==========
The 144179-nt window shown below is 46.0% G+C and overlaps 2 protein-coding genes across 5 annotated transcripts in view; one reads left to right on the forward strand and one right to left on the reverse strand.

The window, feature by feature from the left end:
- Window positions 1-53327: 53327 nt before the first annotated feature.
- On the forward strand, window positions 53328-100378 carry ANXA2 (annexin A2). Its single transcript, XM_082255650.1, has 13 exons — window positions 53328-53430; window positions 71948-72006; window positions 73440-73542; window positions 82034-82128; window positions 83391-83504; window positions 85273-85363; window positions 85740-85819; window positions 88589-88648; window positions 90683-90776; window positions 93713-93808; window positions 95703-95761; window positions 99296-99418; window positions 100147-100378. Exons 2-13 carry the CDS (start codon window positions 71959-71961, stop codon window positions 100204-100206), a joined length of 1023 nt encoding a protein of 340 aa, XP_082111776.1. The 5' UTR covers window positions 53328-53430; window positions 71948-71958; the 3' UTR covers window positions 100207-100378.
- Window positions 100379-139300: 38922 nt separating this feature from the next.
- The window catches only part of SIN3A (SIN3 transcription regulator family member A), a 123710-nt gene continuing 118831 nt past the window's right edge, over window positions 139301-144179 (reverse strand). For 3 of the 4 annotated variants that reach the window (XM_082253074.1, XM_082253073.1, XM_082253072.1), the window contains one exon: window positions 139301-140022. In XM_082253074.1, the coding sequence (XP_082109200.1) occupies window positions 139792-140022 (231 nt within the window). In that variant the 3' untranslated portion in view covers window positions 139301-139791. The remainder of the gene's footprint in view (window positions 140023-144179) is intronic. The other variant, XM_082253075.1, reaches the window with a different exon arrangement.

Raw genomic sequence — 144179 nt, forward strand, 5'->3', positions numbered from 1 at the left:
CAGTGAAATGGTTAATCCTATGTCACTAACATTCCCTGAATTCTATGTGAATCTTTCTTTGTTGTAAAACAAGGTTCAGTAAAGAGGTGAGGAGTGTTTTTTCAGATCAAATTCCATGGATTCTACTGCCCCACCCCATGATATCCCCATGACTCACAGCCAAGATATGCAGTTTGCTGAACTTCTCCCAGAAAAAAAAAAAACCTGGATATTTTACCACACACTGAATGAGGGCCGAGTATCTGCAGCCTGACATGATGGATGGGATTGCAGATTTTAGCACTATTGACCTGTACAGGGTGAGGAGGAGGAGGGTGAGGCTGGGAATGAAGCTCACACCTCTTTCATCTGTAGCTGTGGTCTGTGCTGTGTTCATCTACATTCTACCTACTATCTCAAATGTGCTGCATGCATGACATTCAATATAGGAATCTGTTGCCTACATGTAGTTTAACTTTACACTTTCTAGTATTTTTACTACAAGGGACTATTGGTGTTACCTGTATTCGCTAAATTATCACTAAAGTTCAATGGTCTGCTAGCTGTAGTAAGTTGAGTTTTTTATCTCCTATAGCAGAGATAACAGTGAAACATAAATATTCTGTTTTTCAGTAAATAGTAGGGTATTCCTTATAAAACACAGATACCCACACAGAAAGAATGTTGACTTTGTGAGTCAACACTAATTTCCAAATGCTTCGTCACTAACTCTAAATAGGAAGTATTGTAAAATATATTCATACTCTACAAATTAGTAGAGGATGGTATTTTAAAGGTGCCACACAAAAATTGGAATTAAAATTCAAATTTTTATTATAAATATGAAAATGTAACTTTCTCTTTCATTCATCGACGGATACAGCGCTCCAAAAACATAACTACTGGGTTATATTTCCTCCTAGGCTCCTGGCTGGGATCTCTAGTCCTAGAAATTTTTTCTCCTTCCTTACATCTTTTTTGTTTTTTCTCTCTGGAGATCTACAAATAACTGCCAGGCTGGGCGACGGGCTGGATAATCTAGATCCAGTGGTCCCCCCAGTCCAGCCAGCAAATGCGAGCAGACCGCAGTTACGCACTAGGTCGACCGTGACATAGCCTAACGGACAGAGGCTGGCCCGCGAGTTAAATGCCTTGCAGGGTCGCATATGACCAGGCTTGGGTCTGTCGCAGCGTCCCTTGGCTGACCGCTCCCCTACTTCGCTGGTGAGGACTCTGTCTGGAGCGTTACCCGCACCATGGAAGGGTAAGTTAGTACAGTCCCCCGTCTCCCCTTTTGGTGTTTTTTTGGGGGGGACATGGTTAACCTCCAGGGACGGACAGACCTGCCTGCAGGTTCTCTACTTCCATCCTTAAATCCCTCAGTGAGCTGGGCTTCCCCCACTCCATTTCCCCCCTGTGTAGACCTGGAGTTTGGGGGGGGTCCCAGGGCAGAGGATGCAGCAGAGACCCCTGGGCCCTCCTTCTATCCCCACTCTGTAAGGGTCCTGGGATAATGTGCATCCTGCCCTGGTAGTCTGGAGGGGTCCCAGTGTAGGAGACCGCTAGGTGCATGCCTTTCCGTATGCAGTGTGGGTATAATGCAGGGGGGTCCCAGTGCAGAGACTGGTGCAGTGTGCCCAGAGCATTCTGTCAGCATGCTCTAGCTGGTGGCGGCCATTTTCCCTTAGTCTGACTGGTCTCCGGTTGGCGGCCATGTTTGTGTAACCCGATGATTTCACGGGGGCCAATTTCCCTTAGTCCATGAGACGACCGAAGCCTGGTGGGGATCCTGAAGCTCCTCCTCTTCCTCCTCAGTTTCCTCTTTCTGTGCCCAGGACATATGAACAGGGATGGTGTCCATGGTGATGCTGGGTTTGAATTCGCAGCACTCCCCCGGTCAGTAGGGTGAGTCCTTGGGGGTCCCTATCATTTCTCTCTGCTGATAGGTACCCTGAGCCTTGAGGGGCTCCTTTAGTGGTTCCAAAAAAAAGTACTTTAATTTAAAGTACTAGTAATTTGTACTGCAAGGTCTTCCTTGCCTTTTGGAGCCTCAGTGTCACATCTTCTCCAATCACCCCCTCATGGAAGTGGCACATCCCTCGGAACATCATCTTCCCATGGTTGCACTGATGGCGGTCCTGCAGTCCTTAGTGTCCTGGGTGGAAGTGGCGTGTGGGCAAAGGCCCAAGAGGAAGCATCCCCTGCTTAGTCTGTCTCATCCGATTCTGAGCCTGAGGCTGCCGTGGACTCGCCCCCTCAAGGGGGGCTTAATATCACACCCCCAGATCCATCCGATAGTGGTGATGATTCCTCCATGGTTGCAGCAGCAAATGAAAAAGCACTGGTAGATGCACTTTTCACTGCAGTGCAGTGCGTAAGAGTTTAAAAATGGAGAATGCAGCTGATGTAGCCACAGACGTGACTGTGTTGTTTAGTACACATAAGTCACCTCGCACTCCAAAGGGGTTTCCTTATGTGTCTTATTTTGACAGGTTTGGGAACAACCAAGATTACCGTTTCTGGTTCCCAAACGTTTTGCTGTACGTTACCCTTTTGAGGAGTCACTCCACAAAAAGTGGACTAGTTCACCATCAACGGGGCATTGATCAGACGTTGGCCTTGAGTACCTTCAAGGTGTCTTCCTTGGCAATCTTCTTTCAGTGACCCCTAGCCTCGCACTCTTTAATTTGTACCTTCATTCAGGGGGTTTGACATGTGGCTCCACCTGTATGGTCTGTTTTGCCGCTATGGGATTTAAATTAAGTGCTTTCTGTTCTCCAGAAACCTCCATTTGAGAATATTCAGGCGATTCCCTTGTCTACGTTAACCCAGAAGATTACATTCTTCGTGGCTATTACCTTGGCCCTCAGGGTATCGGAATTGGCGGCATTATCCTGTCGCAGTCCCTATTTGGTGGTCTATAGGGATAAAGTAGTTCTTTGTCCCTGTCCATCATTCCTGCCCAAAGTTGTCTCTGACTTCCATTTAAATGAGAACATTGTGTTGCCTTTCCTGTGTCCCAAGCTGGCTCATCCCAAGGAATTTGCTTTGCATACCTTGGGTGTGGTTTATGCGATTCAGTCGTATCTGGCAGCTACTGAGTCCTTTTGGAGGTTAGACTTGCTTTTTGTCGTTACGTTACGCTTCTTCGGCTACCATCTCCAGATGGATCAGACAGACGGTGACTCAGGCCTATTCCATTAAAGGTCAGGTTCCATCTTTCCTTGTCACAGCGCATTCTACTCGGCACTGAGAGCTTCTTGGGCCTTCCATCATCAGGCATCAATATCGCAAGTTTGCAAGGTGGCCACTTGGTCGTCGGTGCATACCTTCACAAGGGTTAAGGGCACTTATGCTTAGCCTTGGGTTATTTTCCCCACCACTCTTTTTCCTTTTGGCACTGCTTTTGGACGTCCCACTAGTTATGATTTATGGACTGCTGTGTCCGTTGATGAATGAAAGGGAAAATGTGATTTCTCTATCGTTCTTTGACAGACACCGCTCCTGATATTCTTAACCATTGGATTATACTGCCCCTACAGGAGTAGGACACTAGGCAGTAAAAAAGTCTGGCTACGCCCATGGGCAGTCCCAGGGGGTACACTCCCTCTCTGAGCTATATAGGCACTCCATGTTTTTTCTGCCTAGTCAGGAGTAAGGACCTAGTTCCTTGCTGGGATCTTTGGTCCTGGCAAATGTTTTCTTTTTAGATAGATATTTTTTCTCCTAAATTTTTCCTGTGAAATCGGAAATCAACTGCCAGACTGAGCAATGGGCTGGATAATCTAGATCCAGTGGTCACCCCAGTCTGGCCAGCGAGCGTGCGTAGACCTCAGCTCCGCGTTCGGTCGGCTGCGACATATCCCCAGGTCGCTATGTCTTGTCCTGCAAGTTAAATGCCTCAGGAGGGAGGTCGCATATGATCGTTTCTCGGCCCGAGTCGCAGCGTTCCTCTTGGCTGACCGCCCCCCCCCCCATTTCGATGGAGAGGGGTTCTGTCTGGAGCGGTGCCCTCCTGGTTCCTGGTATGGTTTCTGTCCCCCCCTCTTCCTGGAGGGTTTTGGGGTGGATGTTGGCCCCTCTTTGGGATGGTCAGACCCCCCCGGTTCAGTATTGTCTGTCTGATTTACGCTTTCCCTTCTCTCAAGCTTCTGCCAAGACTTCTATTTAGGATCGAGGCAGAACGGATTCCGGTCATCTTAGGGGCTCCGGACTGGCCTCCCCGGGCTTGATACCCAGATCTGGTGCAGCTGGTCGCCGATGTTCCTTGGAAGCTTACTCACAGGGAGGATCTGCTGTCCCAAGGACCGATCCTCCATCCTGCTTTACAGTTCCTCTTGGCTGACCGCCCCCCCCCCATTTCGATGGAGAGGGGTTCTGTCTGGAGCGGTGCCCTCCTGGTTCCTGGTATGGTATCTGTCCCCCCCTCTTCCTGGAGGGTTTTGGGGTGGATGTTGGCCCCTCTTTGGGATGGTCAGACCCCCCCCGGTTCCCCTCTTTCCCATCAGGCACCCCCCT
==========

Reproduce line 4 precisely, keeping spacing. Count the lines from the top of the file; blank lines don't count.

- On the forward strand, window positions 53328-100378 carry ANXA2 (annexin A2). Its single transcript, XM_082255650.1, has 13 exons — window positions 53328-53430; window positions 71948-72006; window positions 73440-73542; window positions 82034-82128; window positions 83391-83504; window positions 85273-85363; window positions 85740-85819; window positions 88589-88648; window positions 90683-90776; window positions 93713-93808; window positions 95703-95761; window positions 99296-99418; window positions 100147-100378. Exons 2-13 carry the CDS (start codon window positions 71959-71961, stop codon window positions 100204-100206), a joined length of 1023 nt encoding a protein of 340 aa, XP_082111776.1. The 5' UTR covers window positions 53328-53430; window positions 71948-71958; the 3' UTR covers window positions 100207-100378.